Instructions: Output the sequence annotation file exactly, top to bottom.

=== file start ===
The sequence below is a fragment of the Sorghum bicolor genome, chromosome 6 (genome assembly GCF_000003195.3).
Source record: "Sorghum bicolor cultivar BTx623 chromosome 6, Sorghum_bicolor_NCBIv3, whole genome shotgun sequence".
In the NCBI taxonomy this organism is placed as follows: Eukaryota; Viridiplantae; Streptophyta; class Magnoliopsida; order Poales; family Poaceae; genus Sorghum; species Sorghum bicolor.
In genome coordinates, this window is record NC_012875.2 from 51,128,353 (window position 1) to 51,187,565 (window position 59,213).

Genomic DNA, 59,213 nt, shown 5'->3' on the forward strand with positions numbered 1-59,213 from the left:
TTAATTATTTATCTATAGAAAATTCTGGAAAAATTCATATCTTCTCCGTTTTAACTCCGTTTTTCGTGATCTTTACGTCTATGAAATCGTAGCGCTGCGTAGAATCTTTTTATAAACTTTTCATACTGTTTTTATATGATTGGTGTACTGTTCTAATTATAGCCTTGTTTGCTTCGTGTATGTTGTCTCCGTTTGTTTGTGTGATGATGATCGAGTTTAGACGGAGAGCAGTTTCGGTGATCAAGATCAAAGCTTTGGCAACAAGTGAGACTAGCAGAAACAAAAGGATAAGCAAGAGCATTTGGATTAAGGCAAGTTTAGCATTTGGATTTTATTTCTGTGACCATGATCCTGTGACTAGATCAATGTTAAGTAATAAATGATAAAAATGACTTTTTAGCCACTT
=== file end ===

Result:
The sequence below is a fragment of the Sorghum bicolor genome, chromosome 6 (genome assembly GCF_000003195.3).
Source record: "Sorghum bicolor cultivar BTx623 chromosome 6, Sorghum_bicolor_NCBIv3, whole genome shotgun sequence".
In the NCBI taxonomy this organism is placed as follows: Eukaryota; Viridiplantae; Streptophyta; class Magnoliopsida; order Poales; family Poaceae; genus Sorghum; species Sorghum bicolor.
In genome coordinates, this window is record NC_012875.2 from 51,128,353 (window position 1) to 51,187,565 (window position 59,213).

Genomic DNA, 59,213 nt, shown 5'->3' on the forward strand with positions numbered 1-59,213 from the left:
TTAATTATTTATCTATAGAAAATTCTGGAAAAATTCATATCTTCTCCGTTTTAACTCCGTTTTTCGTGATCTTTACGTCTATGAAATCGTAGCGCTGCGTAGAATCTTTTTATAAACTTTTCATACTGTTTTTATATGATTGGTGTACTGTTCTAATTATAGCCTTGTTTGCTTCGTGTATGTTGTCTCCGTTTGTTTGTGTGATGATGATCGAGTTTAGACGGAGAGCAGTTTCGGTGATCAAGATCAAAGCTTTGGCAACAAGTGAGACTAGCAGAAACAAAAGGATAAGCAAGAGCATTTGGATTAAGGCAAGTTTAGCATTTGGATTTTATTTCTGTGACCATGATCCTGTGACTAGATCAATGTTAAGTAATAAATGATAAAAATGACTTTTTAGCCACTT